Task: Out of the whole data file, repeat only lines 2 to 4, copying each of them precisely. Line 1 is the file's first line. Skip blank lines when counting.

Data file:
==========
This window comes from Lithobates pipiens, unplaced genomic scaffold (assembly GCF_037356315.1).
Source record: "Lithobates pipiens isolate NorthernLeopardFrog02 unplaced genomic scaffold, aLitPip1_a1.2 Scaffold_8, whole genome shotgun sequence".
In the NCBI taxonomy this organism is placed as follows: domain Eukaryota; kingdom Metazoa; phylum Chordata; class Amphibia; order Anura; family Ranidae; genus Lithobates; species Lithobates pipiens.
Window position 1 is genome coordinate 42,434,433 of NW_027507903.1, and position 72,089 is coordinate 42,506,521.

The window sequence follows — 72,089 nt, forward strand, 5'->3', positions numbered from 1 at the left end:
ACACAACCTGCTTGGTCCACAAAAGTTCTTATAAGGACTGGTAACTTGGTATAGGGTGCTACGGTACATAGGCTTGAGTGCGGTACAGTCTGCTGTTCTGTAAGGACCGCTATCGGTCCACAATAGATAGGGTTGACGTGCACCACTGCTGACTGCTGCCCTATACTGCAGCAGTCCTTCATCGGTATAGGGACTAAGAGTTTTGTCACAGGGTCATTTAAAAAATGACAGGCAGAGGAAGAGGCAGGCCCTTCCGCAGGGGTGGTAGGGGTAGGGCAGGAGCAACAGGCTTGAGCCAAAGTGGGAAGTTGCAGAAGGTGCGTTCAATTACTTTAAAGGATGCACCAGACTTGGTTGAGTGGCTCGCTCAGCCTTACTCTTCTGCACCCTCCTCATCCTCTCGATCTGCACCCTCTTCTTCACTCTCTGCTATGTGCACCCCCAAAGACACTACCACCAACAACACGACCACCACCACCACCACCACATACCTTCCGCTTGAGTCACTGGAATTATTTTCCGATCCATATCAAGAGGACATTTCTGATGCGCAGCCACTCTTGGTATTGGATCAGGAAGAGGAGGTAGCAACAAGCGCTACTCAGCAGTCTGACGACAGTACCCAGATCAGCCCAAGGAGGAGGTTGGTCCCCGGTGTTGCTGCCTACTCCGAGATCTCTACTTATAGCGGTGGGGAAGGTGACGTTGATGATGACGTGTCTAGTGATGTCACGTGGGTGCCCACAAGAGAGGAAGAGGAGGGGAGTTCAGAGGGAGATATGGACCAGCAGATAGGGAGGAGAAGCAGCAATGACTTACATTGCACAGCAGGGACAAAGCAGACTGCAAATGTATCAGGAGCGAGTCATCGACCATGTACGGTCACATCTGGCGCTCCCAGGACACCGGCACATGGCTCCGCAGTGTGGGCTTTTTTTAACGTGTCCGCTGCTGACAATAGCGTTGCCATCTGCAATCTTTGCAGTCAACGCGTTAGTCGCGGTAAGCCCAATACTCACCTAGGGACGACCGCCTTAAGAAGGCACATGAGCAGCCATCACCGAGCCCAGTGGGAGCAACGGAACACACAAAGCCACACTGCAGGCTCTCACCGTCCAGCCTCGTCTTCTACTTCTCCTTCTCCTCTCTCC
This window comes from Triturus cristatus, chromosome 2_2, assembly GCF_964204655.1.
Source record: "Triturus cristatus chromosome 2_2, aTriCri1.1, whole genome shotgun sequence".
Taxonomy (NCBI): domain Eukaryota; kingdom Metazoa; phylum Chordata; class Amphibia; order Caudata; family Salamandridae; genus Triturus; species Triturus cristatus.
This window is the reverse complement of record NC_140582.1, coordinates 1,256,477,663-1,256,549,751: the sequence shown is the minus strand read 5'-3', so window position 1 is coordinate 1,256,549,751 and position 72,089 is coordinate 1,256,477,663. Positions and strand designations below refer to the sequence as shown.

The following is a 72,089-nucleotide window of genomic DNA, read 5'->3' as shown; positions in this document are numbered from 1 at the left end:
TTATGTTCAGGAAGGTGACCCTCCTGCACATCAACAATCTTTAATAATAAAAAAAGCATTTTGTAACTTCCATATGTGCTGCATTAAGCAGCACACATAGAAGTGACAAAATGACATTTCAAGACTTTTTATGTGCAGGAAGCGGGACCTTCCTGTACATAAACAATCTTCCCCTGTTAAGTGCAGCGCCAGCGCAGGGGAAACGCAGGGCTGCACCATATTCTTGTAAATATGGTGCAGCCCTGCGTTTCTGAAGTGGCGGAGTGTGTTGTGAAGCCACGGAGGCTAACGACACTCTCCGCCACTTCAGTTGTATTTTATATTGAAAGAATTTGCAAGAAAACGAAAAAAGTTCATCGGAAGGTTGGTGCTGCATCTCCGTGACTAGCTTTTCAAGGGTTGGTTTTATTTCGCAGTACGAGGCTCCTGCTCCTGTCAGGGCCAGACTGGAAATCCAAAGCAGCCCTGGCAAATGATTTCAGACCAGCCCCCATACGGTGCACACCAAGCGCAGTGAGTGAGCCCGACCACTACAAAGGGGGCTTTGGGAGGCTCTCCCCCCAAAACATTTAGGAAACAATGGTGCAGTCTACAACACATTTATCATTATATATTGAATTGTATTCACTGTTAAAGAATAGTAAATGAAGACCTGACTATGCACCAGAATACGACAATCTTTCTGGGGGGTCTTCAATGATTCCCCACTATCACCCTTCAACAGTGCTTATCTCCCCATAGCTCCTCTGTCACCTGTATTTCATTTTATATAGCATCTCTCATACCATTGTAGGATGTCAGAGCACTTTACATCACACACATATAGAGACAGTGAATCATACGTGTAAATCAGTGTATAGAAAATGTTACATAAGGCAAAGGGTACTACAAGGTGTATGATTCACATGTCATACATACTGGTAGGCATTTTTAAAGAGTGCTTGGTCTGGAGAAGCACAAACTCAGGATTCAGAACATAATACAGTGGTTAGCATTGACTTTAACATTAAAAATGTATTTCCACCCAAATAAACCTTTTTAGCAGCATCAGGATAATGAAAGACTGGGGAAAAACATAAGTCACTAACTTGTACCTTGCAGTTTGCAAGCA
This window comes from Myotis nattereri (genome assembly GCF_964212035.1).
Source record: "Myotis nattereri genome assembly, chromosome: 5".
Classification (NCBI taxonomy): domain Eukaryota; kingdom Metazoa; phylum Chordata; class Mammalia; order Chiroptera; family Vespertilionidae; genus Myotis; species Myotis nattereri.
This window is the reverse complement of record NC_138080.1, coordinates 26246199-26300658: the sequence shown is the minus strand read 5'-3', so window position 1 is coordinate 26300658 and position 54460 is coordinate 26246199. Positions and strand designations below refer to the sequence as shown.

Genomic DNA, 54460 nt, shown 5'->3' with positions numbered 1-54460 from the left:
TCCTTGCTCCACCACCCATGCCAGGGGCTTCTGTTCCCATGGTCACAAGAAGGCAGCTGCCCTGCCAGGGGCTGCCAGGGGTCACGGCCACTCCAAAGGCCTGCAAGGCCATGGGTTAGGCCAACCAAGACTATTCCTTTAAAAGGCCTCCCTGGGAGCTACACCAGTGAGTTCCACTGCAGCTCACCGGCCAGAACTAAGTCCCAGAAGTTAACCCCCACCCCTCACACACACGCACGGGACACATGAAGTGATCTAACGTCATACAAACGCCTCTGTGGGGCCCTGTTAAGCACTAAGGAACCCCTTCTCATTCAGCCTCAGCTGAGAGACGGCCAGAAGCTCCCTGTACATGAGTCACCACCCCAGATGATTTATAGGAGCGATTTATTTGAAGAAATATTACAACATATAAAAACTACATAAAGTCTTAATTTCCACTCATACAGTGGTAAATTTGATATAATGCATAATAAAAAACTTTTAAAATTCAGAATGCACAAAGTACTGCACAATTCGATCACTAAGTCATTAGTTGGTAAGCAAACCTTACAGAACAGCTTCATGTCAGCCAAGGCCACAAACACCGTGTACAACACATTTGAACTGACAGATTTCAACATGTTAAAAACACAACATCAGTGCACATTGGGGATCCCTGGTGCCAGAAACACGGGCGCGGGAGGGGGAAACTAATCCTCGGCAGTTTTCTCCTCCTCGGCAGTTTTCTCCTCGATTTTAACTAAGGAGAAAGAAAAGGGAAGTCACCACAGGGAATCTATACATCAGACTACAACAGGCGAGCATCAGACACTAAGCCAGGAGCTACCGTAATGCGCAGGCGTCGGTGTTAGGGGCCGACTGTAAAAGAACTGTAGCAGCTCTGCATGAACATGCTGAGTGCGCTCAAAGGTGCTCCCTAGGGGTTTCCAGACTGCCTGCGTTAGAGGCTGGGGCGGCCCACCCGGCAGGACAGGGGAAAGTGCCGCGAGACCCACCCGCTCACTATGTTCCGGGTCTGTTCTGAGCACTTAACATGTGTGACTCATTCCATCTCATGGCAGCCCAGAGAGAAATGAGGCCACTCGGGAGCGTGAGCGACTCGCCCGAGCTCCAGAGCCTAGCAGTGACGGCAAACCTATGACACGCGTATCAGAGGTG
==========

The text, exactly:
Source record: "Lithobates pipiens isolate NorthernLeopardFrog02 unplaced genomic scaffold, aLitPip1_a1.2 Scaffold_8, whole genome shotgun sequence".
In the NCBI taxonomy this organism is placed as follows: domain Eukaryota; kingdom Metazoa; phylum Chordata; class Amphibia; order Anura; family Ranidae; genus Lithobates; species Lithobates pipiens.
Window position 1 is genome coordinate 42,434,433 of NW_027507903.1, and position 72,089 is coordinate 42,506,521.